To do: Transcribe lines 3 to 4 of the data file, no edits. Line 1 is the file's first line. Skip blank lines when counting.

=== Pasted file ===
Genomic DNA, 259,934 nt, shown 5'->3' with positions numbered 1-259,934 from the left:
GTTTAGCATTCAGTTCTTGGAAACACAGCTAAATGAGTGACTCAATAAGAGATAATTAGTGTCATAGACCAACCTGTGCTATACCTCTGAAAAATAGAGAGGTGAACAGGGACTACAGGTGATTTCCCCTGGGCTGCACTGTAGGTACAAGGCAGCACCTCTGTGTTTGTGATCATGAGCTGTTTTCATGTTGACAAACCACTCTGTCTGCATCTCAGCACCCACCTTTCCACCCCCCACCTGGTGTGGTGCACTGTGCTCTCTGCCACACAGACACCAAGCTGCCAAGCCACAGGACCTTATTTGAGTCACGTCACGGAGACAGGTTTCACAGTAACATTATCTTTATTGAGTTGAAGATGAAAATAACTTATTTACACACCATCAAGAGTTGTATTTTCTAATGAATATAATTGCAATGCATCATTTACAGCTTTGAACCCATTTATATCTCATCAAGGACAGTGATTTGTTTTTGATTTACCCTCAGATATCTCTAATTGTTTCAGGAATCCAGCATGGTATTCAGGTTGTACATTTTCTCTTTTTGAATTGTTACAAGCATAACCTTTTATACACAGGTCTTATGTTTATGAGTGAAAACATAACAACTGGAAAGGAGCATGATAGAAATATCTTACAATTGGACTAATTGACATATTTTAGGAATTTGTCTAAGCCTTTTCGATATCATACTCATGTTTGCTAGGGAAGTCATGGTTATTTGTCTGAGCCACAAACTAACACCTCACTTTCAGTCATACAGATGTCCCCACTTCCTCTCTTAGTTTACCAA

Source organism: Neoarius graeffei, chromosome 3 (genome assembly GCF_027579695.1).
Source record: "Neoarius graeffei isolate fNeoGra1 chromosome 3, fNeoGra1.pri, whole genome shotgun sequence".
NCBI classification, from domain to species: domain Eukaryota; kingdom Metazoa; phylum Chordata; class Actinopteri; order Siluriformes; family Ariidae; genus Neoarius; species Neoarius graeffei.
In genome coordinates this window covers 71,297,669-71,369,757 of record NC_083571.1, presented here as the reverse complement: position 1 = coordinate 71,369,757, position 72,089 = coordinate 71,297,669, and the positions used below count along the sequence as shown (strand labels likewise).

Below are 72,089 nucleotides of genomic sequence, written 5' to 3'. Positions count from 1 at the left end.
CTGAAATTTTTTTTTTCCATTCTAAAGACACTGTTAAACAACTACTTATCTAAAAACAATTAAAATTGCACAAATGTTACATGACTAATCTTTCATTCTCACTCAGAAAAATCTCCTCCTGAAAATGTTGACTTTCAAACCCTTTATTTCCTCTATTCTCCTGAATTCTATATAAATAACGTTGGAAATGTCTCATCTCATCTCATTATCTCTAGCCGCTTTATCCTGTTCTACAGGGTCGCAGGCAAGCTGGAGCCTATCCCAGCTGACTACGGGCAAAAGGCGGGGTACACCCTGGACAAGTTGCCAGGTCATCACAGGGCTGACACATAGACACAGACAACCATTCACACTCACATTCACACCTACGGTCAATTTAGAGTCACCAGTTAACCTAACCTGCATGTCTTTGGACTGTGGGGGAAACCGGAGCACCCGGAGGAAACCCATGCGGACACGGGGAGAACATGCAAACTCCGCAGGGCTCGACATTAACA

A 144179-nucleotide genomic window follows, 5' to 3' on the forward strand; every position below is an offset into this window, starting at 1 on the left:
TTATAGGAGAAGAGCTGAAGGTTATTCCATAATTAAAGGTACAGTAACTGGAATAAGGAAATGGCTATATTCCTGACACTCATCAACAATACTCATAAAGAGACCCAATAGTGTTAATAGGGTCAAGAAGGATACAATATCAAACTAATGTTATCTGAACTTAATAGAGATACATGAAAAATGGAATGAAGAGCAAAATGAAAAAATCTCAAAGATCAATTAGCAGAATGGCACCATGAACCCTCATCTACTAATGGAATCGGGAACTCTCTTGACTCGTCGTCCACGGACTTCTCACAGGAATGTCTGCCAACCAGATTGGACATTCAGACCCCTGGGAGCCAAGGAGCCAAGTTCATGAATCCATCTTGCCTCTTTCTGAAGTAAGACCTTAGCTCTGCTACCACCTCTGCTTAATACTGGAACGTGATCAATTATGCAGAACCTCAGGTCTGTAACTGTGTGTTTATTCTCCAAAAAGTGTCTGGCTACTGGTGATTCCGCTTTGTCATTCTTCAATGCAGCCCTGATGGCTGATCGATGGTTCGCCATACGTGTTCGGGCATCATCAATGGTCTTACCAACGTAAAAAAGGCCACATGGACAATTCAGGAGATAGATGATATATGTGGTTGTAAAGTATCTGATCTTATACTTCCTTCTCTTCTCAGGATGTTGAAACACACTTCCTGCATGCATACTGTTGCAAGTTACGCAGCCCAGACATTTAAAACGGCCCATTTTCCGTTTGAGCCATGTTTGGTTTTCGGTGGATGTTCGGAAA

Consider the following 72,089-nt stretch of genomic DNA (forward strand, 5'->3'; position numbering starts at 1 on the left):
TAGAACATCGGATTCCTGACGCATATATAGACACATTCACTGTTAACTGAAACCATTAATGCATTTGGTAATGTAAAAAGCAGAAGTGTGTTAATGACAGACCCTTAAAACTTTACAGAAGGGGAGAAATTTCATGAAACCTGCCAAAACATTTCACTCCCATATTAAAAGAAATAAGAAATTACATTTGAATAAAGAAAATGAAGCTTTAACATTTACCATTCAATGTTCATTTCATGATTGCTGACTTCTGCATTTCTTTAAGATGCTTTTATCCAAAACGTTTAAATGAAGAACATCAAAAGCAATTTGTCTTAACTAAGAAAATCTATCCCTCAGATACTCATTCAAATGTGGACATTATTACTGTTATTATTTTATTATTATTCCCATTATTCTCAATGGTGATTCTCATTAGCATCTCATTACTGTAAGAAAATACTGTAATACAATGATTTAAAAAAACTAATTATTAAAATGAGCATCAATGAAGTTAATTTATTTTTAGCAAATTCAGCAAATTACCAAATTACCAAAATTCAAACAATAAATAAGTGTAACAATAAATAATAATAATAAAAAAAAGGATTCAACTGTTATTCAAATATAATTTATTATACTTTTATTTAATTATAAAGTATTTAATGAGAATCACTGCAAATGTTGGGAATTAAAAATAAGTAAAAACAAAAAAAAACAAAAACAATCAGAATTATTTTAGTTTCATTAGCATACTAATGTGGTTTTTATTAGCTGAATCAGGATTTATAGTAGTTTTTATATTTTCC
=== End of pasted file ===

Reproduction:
Source organism: Neoarius graeffei, chromosome 3 (genome assembly GCF_027579695.1).
Source record: "Neoarius graeffei isolate fNeoGra1 chromosome 3, fNeoGra1.pri, whole genome shotgun sequence".